Student surgically implants Bluetooth device into own ear to cheat in final exam
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Student surgically implants Bluetooth device into own ear to cheat in final exam

Student surgically implants Bluetooth device into own ear to cheat in final exam

On a regular basis we hear about very unique cases of students going to extraordinary lengths to gain advantage on an examination. Surgically implanting technology is definitely one of the most extreme we have heard of.

When it comes to online proctored assessments,  often discussions focus on the student’s behavior and a third-party's ability to monitor that behavior. The actual method of assessment is often overlooked as a variable that is within the control of the organization. When the assessment itself is modified for an online application, not only does this increase academic integrity but also reduces student stress by simplifying the online exam proctoring process, and in turn reducing the cost and time associated with proctoring.

Assessments are developed regularly through the use of Bloom’s Taxonomy to help ensure that they are asking appropriate questions and delivering an appropriate assessment.

It was in the early 1940s that a man named Benjamin Bloom identified the need for educational goals to be placed in specific categories,  and believed that by doing so, it would be possible to more accurately predict the performance of college students. Bloom collaborated with a number of other experts and spent 16 years refining and revising this framework. The final version, published as the Taxonomy of Educational Objectives in 1956, offered a framework for education attainment through six orders of learning.  

1. Remember 

2. Understand 

3. Apply 

4. Analyze 

5. Evaluate 

6. Create

Each successive level requires more learning and a greater degree of cognitive processing. 

By using higher orders of Bloom's Taxonomy in an online assessment, organizations can reduce not only their concerns regarding academic integrity,  but also the complexity and thereby the costs associated with remote proctoring.

If we look at each of the levels we can quickly see how questions written to assess at the lower levels require more monitoring and are less effective.

  1. Knowledge Questions
    This would be as simple as “spell rutabaga” or “define representative democracy”, questions that could be searched easily on another browser tab, on a phone, read off notes, or by asking a friend,  and thereby require a proctoring process that monitors the user's computer activities, electronics use, eye movement and the potential presence of others.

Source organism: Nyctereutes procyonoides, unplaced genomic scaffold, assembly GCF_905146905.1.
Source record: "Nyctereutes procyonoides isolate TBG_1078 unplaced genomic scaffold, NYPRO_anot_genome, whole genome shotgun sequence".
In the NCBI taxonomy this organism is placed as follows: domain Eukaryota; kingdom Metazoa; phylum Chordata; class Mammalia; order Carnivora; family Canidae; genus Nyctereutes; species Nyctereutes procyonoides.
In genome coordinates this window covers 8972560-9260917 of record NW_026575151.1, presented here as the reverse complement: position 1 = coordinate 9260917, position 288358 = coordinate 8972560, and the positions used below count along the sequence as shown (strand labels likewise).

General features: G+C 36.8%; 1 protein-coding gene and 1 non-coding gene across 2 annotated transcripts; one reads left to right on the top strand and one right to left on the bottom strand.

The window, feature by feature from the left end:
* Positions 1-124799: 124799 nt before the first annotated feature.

2. Comprehension Questions
    An example of these questions is “Explain the role of citizens in a representative democracy”. This question is subject to the same integrity risks and monitoring requirements as Knowledge Questions (ie: monitors the user's computer activities, electronics use, eye movement and the potential presence of others).

  3. Application Question
    These questions require the student to explain or identify a correct explanation. The answer to this question now requires far more in-depth browsing, reading, and/or discussions in order to determine the correct answer. When the recommendations outlined in the article “Proctoring is only part of the solution“ are implemented (ie: time limitations, large question banks, and randomized questions/answer combinations,  the advantage of external resources is removed and thereby the type of proctoring efforts will focus on verifying the identity and sole participation of the learner (lower cost and less invasive student experience).

    The other three levels further reduce the risk of integrity loss;

    Analysis Questions: eg “Compare and contrast the motives of …”
    Synthesis Question: eg. Create a slogan that expresses the …”
    Evaluation Question: eg. Explain the effect of X on the country's economy.

The next time someone talks about the possibility of unethical behavior by learners in assessments,  rather than looking for increasingly invasive software and biased algorithms,  we suggest that the assessment method is reviewed first. 

Integrity Advocate believes that when entire assessment processes are looked at holistically, solutions can be found that are truly win-win, rather than the default solution being tighter controls and more invasive technology being applied to the students.